U.S. Senator Scott Brown’s income doubled after the Massachusetts Republican took office in 2010, while Democrat Elizabeth Warren, a Harvard Law School professor, listed almost $1 million in two of the past four years.
The candidates ended more than a week of sparring over releasing tax returns today with disclosures of key data that may reshape the way the Senate campaign is waged.
“They’re both clearly very wealthy,” said Jessica Taylor, a senior analyst with the Rothenberg Political Report in Washington. The income disclosed today by both candidates “reinforces the stereotype that each party is trying to play up,” she said.
Brown, 52, who upended state politics by winning a special election for the seat long held by Ted Kennedy, portrays himself as an everyday guy, driving a pickup truck to events, and casts Warren, 62, as a wealthy Ivy League elitist. A bankruptcy-law specialist who helped President Barack Obama set up the Consumer Financial Protection Bureau, Warren highlights her “middle-class” upbringing and calls Brown an “extremist.”
Brown’s tax-return figures show he and his wife, television reporter Gail Huff, earned $510,856 and paid a quarter of that in taxes in 2011, down from almost $840,000 a year earlier. The state and federal tax breakdown over the six years of data disclosed wasn’t provided. In 2009, when he was a state senator, the Browns reported earning $294,206. Part of the gain last year was from an advance on his book, “Against All Odds.”
“We’ve worked very hard over the last 25 years,” Brown told reporters today in Boston’s Roslindale section, according to the Boston Globe’s website. “We’ve saved and saved and tried to provide a good family effort to provide for ourselves and our kids. We wish that for everybody.”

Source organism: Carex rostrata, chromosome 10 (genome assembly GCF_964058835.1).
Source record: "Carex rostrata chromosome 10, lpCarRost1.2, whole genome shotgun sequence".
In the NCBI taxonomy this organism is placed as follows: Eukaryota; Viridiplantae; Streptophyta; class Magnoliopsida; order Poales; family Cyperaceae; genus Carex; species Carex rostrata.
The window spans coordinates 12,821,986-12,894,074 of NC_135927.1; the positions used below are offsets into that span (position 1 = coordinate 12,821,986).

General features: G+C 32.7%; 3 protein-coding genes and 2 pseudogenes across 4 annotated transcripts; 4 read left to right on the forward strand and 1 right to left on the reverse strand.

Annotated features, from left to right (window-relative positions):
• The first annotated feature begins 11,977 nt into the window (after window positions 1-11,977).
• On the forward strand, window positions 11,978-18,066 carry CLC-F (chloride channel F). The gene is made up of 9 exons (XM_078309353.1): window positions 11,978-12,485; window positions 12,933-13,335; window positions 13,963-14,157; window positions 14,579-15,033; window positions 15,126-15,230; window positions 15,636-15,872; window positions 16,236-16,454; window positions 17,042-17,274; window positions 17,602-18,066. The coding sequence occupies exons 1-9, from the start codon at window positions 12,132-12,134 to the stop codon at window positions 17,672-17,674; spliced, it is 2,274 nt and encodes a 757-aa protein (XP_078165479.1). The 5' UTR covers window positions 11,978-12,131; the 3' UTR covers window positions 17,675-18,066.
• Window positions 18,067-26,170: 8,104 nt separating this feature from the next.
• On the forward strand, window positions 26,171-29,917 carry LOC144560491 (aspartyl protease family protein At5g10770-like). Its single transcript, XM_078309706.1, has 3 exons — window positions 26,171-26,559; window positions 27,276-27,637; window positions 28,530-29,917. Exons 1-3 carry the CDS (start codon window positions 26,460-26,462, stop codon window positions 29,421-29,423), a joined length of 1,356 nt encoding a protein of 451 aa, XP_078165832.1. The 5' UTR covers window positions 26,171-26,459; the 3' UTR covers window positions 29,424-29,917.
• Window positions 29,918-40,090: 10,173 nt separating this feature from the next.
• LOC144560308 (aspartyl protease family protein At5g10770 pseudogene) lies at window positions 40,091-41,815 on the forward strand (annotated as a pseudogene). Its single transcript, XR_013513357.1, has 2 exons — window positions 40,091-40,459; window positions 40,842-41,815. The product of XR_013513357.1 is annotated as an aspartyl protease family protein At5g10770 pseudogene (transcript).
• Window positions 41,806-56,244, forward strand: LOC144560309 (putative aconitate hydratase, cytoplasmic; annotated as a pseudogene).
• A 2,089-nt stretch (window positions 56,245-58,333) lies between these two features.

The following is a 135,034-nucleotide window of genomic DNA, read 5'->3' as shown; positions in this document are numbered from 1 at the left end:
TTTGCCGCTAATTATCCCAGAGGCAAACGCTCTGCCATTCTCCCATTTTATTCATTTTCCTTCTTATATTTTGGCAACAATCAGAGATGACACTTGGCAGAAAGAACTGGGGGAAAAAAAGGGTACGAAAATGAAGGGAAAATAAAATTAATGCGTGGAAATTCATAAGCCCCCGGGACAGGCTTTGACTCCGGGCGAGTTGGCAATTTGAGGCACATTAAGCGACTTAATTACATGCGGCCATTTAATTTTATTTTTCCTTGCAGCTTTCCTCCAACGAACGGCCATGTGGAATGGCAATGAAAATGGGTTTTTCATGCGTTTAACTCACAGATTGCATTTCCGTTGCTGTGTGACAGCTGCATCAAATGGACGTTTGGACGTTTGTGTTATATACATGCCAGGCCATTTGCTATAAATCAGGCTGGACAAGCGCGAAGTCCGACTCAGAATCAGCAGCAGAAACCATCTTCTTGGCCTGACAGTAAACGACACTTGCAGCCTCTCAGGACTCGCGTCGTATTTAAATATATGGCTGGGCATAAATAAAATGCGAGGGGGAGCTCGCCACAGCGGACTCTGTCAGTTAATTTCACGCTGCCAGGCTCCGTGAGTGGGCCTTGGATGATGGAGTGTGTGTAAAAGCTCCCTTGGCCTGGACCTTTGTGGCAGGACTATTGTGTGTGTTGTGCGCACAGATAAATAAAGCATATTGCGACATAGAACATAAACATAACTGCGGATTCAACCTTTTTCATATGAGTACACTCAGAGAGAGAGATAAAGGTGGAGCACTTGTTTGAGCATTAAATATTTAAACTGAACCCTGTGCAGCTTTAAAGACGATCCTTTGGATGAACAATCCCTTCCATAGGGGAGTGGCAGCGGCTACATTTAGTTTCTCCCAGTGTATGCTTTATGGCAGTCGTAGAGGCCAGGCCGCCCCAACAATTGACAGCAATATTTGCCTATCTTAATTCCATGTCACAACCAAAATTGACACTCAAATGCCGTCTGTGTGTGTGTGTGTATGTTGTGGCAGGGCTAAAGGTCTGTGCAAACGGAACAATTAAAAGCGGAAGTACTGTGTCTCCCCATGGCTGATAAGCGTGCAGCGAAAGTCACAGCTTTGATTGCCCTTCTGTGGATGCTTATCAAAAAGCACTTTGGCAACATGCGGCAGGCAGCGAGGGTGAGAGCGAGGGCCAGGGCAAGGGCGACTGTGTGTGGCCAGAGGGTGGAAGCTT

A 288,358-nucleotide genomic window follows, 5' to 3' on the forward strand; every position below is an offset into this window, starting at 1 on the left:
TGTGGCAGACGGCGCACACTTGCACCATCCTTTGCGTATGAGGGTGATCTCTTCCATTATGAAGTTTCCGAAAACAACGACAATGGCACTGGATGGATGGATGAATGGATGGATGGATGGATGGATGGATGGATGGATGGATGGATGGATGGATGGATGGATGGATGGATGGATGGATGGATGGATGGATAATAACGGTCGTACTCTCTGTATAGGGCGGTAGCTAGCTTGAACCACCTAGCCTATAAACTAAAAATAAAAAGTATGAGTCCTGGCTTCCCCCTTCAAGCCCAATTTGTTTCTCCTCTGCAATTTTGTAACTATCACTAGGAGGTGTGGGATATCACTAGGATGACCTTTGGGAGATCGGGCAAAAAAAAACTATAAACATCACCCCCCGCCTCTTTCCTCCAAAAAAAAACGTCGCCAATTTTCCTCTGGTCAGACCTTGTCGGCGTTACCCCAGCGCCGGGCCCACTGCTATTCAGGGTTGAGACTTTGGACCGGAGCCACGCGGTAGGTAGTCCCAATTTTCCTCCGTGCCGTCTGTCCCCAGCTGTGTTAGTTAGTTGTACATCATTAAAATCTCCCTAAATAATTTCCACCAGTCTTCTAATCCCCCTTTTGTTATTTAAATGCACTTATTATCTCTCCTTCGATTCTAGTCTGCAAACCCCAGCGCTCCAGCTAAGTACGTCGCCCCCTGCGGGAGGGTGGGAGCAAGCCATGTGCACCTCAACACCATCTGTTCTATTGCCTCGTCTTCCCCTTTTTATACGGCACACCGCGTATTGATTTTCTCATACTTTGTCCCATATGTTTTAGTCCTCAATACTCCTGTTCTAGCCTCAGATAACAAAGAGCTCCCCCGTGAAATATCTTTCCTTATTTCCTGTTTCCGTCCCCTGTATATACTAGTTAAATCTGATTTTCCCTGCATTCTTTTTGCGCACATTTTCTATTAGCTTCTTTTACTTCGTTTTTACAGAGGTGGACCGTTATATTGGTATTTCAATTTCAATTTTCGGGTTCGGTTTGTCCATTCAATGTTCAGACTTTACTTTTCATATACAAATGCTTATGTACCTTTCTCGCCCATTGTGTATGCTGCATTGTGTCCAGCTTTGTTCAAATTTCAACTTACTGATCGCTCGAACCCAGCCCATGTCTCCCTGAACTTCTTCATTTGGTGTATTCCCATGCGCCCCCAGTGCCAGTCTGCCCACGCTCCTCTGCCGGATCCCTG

Warren and her husband, Bruce Mann, also a Harvard law professor, had income of $616,181 in 2011, down from $954,721 the previous year, and also paid about a 26 percent federal and 5 percent state income-tax rate, according to information posted on her campaign website. She is the co-author of several books.
“I am the daughter of a maintenance man who has lived the American Dream,” Warren said at a stop in the city’s Dorchester section, according to the Globe. “And the lesson I take from that is that great opportunities were given to me. I am in this race right now because I worry those opportunities are being taken away.’’
Not 99 Percenters
Both couples appear to rank among the top 1 percent of U.S. income earners, based on a 2009 measure from the Tax Foundation, a nonprofit research organization in Washington. It put the cutoff for that category at adjusted gross income of more than $343,947 for that year.
While Brown’s pickup truck conveys the image of a worker and Warren talks about “growing up middle class” in Oklahoma, today’s disclosures show “they are both very well off,” Taylor said by telephone. “They’re both going to have to talk about how they can relate to people.”
The information released today also shows the Browns contributed $16,487 last year to charity, or 3.2 percent of their income, while Warren and her husband contributed $17,209, or 2.8 percent.
Both candidates have pulled in millions of dollars in campaign contributions, with Brown reporting $3.4 million for the first three months of this year and Warren listing $6.9 million for the period, according to statements this month. Brown has raised $12 million for his drive for a full term, while Warren, who still must win the Democratic nomination for the November election, has collected about $16 million.
This year’s race will help determine whether Democrats retain their edge in the Senate, where the party is defending 21 seats in November, plus two held by independents, compared with 10 for Republicans. The Democratic caucus holds a 53-47 edge.
In Massachusetts, where Democrats outnumber Republicans 3-to-1, Brown led Warren 37 percent to 35 percent in a March 21-27 telephone poll of 544 likely voters by the University of New Hampshire Survey Center. Independents, who make up more than half of the state’s electorate, backed Brown 42 percent to 14 percent, the canvass for the Boston Globe showed. It had a margin of error of plus or minus 4.2 percent.